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About pjsmith_6198

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  1. This is the time for trying to find Mars Moons. I think Phobos is too close to Mars to see but Deimos is further away, maybe about 2 Mars diameters away. It's a bit faint at about 11.8 magnitude. I've tried a few times but I haven't been able to see it. It was in a position where it was trailing Mars and I was hoping as Mars left the field of view I would have have a couple of seconds without the glare to be able to see it before it to leaves the FOV. Maybe with a little better seeing I'll have better luck. Phil
  2. Fran, Thank you for the kind words. Good luck on your project. It's a very good design and you will have a n excellent telescope. Phil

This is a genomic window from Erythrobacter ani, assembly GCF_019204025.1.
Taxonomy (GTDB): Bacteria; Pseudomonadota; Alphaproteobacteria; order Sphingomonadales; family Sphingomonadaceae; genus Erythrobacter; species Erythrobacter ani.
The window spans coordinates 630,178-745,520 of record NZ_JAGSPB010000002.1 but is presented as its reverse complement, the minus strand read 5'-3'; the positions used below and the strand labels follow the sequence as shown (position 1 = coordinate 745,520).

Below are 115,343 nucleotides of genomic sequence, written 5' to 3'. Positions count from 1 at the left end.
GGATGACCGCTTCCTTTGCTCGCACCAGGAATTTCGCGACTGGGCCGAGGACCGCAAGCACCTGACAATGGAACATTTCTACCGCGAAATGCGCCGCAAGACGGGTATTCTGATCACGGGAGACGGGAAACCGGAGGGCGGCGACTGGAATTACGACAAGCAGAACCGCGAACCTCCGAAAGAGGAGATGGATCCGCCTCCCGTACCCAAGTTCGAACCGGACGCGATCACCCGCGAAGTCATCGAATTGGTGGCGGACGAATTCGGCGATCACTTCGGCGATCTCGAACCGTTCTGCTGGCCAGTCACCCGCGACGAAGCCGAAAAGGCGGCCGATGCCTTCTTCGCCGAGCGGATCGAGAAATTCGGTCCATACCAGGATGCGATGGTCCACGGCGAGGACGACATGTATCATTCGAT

3. Hello FranTeryda, You've been given a lot of good advice already. When you buy The SW Explorer 200P are you buying the telescope only or the telescope plus the equatorial mount? Using the rings to attach the scope to altitude bearings is a nice feature. I made a new dobsonian mount for my Zhumell Z10 based on the "instructions for building a Dob" that Louis D provided. That's a very well known site that's helped a lot of people. I made the adjustable cradle th site describes. Once finished, the new larger bearings where much better than the original. Your ring system would take the place of cradle. Give the site a good read it will explain why large bearings are better than small, proper bearing placement, how to balance the scope and basically everything you need to know. Using your ring system and large altitude bearings your design will look very close to the Bresser design that Louis D also provided. Which looks like your original design but modified for larger bearings. AstroSystems have PTFE bearing kits (https://www.astrosystems.biz/pivot.htm) can ship over seas. Click on the Secure Order link the to see if that will work for you. Other alternatives are HDPE (High Density Polyethylene) and there's fiber glass material used in boat repair. Experiment with other materials. Lack of teflon is not a show stopper. The height of the rocker box depends on the balance point of the telescope. The bottom of the telescope needs to be able to clear the base when it's vertical. Add a little more room so you can re-balance the telescope if you add extra's such as RACI finder, telrad, heavy EP etc. Getting an adjustable chair when observing is a good idea. It's more comfortable and you can see more details than when hovering over the eyepiece Phil